René Meuleman sees important signs of change within the glass industry's approach to manufacturing innovation.
It has been said before, and not only by me, that the glass industry is very conservative and risk averse. But to be fair, commercially viable glass manufacturing is not easy and could be considered one of the most complex physical and chemical processes around. The most recent major breakthroughs and mind blowing innovations are decades old now but I am sensing a 'wind of change' and again, I am not the only one.
Chemically hardened glass has entered the automotive industry, newly developed pharmaceutical glasses are arriving on the market too, while some companies have started exploring all-electric melting methods with the aim of stepping away from fossil fuels. It seems to me that we have finally entered a new, very interesting age of glass manufacturing, stirring up new developments and waking many of us out of our hibernation mode. This is good news, even though regional differences are still huge and if you want to stay asleep on top of your huge oil and gas reserves, be my guest ... but don't complain afterwards!
Blame me for being naive but being part of a new movement trying finally to make some maior steps in carbon footprint reduction, getting rid of NOx and SOx and exploring ways of developing new compositions and applications cannot be wrong. Failure will live alongside success and the statement made by former racing driver Mario Andretti is still valid: "If you wait, all that happens is that you get older."
Illustrating the fact is that Europe and Asia-Pacific have become very active in their thinking and development of new 'green' melting technologies, next to the USA, who develop very exciting new glass but seem to hang behind in energy efficiency. I keep questioning if it makes sense to try to squeeze out those final percentages of efficiency, making glass melting extremely complex by adding batch preheating, exhaust gas recovery systems and Syngas chemical reactors. Why not keep it simple and leave these technologies to suppliers who generate thousands of Giga Joules, instead of those who use a few Giga Joules, like ourselves?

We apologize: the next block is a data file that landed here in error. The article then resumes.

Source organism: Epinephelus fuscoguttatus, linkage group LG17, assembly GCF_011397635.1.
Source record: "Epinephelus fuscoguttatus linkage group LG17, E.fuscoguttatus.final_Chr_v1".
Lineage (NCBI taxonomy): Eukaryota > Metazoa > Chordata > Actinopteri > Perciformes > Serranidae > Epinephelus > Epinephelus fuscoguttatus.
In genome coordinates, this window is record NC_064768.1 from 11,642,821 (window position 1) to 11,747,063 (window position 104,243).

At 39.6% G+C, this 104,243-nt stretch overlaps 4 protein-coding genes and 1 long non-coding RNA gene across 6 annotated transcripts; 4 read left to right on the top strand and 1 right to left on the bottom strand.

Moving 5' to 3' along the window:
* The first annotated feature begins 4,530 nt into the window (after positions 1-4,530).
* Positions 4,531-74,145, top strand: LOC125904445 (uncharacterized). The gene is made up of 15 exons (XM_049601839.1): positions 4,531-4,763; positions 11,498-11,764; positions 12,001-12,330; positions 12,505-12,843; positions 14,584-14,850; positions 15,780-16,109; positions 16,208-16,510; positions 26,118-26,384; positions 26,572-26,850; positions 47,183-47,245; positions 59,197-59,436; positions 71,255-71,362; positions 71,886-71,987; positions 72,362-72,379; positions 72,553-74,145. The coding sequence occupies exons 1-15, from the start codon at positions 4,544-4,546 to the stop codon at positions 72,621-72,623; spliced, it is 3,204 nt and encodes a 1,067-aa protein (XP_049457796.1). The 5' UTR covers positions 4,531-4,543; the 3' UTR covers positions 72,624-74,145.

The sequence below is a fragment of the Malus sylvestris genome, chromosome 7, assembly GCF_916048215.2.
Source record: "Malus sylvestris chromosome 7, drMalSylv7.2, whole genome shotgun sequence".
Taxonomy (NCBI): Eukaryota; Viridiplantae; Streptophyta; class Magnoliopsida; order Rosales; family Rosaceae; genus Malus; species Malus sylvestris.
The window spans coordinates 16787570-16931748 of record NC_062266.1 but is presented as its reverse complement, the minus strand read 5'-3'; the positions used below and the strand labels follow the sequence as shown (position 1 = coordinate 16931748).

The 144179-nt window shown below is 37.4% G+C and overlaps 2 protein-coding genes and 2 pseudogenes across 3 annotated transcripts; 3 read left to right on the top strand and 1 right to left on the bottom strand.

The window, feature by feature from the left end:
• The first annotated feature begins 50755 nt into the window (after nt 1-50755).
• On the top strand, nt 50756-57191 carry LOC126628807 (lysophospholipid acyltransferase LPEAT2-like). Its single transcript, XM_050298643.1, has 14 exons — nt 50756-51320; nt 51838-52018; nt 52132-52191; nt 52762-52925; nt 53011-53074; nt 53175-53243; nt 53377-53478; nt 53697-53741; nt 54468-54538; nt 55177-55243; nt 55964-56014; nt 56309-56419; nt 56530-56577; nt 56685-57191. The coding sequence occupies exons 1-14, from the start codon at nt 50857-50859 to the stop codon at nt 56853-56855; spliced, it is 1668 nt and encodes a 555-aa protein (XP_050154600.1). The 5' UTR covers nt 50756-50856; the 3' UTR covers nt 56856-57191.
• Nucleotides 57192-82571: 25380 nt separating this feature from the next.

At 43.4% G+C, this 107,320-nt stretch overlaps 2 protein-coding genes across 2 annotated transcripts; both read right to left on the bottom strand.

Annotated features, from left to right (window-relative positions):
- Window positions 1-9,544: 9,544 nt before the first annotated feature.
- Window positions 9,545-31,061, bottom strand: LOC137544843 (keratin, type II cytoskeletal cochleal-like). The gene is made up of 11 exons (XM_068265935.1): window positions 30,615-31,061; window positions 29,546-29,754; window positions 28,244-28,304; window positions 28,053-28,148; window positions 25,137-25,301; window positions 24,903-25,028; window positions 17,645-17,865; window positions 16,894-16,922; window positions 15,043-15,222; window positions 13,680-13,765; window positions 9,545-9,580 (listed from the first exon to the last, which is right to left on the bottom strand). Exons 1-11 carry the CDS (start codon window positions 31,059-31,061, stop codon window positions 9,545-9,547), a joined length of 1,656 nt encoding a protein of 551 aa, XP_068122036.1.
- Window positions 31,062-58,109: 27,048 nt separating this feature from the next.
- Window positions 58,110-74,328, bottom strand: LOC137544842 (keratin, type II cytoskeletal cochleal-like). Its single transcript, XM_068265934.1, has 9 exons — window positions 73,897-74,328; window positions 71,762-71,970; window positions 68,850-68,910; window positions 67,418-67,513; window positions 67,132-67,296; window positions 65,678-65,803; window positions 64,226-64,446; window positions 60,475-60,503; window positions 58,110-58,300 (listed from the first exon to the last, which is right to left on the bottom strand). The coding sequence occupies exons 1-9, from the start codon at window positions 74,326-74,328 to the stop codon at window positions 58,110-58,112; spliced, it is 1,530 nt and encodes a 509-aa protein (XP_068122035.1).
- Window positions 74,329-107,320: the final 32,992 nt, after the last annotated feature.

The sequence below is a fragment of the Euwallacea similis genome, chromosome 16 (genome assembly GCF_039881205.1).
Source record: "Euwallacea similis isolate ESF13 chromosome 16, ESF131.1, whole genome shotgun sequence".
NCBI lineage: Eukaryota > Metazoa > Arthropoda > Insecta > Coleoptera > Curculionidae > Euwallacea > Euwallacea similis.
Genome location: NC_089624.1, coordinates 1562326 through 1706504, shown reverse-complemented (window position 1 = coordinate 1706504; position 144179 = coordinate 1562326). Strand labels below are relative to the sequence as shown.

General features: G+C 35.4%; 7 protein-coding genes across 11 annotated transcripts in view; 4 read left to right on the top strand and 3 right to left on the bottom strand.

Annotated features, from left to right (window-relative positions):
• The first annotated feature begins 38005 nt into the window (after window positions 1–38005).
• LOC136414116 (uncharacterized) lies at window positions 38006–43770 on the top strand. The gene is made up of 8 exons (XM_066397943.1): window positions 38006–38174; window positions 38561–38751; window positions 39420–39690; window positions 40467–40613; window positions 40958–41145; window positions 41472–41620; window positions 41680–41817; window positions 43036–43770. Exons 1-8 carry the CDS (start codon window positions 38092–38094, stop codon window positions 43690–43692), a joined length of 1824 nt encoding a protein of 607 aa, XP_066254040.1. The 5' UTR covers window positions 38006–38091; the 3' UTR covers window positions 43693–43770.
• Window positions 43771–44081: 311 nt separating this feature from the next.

Keeping it simple and extremely energy efficient seems to me to be the best choice, although there are still some hurdles to take to get this technology right. Having been in this industry for almost 40 years, my most productive and exciting years were those in which we tried, tested and developed new technologies like the introduction of IS machines. electronic timing, distributed control systems, cullet and redox, NNPB and oxy-fuel. Many of you, my friends in the industry, say the same. We are now standing in front of a new threshold that needs to be overcome: Let's do it by being critical, by kicking back, by thinking, innovating and finding those solutions, instead of leaning back and waiting. Because if you wait, all that happens is...
ABOUT THE AUTHOR:
René Meuleman is Business Leader Global Glass at Eurotherrn by Schneider Electric